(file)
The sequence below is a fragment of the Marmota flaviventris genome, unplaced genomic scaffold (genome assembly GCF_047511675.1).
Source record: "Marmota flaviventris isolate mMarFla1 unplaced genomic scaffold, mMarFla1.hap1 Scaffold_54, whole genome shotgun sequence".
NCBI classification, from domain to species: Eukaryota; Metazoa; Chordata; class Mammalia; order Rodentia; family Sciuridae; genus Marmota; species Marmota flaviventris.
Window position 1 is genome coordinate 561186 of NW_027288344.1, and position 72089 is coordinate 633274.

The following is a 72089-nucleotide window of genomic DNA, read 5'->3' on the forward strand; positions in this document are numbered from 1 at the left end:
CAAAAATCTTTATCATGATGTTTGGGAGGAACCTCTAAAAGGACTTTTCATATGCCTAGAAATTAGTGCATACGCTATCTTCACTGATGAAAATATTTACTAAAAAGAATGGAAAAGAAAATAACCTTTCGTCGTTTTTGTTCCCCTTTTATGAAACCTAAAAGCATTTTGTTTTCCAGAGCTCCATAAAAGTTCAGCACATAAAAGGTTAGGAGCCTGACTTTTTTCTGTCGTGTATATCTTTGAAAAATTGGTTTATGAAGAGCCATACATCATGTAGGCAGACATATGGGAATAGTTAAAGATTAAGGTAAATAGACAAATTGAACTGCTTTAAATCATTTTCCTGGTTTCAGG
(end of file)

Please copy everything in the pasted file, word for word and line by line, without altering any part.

The sequence below is a fragment of the Marmota flaviventris genome, unplaced genomic scaffold (genome assembly GCF_047511675.1).
Source record: "Marmota flaviventris isolate mMarFla1 unplaced genomic scaffold, mMarFla1.hap1 Scaffold_54, whole genome shotgun sequence".
NCBI classification, from domain to species: Eukaryota; Metazoa; Chordata; class Mammalia; order Rodentia; family Sciuridae; genus Marmota; species Marmota flaviventris.
Window position 1 is genome coordinate 561186 of NW_027288344.1, and position 72089 is coordinate 633274.

The following is a 72089-nucleotide window of genomic DNA, read 5'->3' on the forward strand; positions in this document are numbered from 1 at the left end:
CAAAAATCTTTATCATGATGTTTGGGAGGAACCTCTAAAAGGACTTTTCATATGCCTAGAAATTAGTGCATACGCTATCTTCACTGATGAAAATATTTACTAAAAAGAATGGAAAAGAAAATAACCTTTCGTCGTTTTTGTTCCCCTTTTATGAAACCTAAAAGCATTTTGTTTTCCAGAGCTCCATAAAAGTTCAGCACATAAAAGGTTAGGAGCCTGACTTTTTTCTGTCGTGTATATCTTTGAAAAATTGGTTTATGAAGAGCCATACATCATGTAGGCAGACATATGGGAATAGTTAAAGATTAAGGTAAATAGACAAATTGAACTGCTTTAAATCATTTTCCTGGTTTCAGG